Rabinovici wanted his mother and the others to tell something of their story in their own way. It provided Shoshana with a rare opportunity to display the product of literary skills she developed as a child.
“I wanted her to read her Yiddish poem, that she wrote as a young girl when her father, my grandfather, was murdered,” continues Shoshana’s son. “No great actor of the famous Viennese Burgtheater could read it the way she can. After all, the incomparable Yiddish of Jewish Vilna is her mother tongue. This is her story. This is her pain. These are her own words.”
Shoshana says the fact that the play was unveiled in Vienna is of the greatest importance. “All these years Austria denied that it had been one of the perpetrators, and perceived itself as being a victim of Nazism.”
The octogenarian Viennese-born Israeli says she was heartened by the turnout at the Burgtheater. “There were lots of young people who came to the performances, and there are older Austrians as well who know the truth and also came to the show.”
The response may have been heartwarming, but it was not a walk in the park. After all these years, dredging up the terrible memories of her distant past, and proffering them to an Austrian audience was an emotional trial. “It was very tough, for all of us,” she says. “We did not enjoy it. Every time we did the show we all went through our suffering anew.”
That was an act of unparalleled courage. “We did it as a sort of mission,” Shoshana continues. “When we were at the Austrian parliament, I told them there that we received this inheritance to do the show, and to relate the events we experienced. It is the command we were passed by those who were murdered. All those people who perished always told the others, ‘You have to tell the world about this, so that it doesn’t happen again and so that people remember this.’” Rath was in the Austrian capital, where he was born, when I caught up with him. He was preparing to go to New York, together with Rabinovici, to attend a screening of the film on June 21. Rath was in good spirits, although disappointed that he won’t be able to be at the Jerusalem Cinematheque on June 23.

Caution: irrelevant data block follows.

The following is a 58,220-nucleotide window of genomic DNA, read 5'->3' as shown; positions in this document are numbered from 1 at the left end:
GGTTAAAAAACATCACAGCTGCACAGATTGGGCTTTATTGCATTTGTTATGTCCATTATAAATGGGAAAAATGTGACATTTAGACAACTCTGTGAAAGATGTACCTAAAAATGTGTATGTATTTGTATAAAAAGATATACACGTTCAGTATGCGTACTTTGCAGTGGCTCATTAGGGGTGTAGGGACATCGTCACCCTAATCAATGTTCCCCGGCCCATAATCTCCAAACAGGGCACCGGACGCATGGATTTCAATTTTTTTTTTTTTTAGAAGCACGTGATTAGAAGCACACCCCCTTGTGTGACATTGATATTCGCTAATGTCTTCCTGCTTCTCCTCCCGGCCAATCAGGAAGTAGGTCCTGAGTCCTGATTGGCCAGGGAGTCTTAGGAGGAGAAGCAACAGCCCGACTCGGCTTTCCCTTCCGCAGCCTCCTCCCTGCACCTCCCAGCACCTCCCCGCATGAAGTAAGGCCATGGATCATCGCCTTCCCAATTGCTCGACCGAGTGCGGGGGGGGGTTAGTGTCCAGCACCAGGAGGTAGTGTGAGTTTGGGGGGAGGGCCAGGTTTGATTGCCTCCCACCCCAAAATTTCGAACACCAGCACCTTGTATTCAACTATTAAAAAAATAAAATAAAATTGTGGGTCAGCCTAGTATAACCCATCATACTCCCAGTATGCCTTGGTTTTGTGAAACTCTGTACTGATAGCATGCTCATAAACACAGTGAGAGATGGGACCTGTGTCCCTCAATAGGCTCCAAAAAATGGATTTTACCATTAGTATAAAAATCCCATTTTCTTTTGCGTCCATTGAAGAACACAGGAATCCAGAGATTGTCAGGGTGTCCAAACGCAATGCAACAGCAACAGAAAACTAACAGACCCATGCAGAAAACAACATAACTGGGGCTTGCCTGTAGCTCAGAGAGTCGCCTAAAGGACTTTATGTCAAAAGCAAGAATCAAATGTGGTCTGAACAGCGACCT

He says he was very fortunate to escape the clutches of the Nazi regime. “My father had already been in Dachau and Buchenwald and he had been beaten there,” Rath recalls. “We left for Palestine on November 2, 1938.”
That was just one week before Kristallnacht. “We were very fortunate,” says the nonagenarian.
Like the others, Rath went through an emotional mill with The Last Witnesses project. “It was quite a challenge for me to come back to Vienna and appear on stage and tell my story. I still have a hard time with the Austrians,” he says, noting that there is still much work to be done to set the record straight. “You know, half of the Austrians voted for the racist candidate in the recent presidential elections.”
Even so, Rath says he was encouraged by the response to the performance. “There were lots of youngsters in the audience. That was very moving.”
Like his mother, Rabinovici says he has an important mission to carry out, on a day-to-day basis. “To live as a Jewish writer in Austria means, for me, never to deny my Jewish identity and the Jewish memory. Vienna was a center of anti-Semitic politics and persecution. After 1945 Austria did not confront its past.”
He says that The Last Witnesses helps to counteract any lingering denials, and to keep the memory of the Shoah alive in Austria and around the world. “To set the memories of the survivors on the stage of the main theater was a triumph. Here and now, it was possible to speak about the Austrian Nazi past and also to show how long it took Austria to come to terms with its past.
“The project finally forced the society to listen to the memories of the survivors.” 
For tickets and more information: *9377 and jer-cin.org.il/